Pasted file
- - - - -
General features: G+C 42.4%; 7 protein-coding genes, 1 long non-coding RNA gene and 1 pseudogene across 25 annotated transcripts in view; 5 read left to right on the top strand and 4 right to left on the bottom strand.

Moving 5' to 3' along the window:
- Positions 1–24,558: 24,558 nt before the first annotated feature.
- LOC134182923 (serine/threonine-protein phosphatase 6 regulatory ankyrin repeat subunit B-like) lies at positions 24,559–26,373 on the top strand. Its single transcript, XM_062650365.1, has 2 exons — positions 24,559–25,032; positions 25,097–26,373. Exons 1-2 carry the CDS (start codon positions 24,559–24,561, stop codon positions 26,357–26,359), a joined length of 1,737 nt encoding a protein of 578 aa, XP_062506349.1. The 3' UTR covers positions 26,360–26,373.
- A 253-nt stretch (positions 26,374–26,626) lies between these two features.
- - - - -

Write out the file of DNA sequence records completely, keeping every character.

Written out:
General features: G+C 42.4%; 7 protein-coding genes, 1 long non-coding RNA gene and 1 pseudogene across 25 annotated transcripts in view; 5 read left to right on the top strand and 4 right to left on the bottom strand.

Moving 5' to 3' along the window:
- Positions 1–24,558: 24,558 nt before the first annotated feature.
- LOC134182923 (serine/threonine-protein phosphatase 6 regulatory ankyrin repeat subunit B-like) lies at positions 24,559–26,373 on the top strand. Its single transcript, XM_062650365.1, has 2 exons — positions 24,559–25,032; positions 25,097–26,373. Exons 1-2 carry the CDS (start codon positions 24,559–24,561, stop codon positions 26,357–26,359), a joined length of 1,737 nt encoding a protein of 578 aa, XP_062506349.1. The 3' UTR covers positions 26,360–26,373.
- A 253-nt stretch (positions 26,374–26,626) lies between these two features.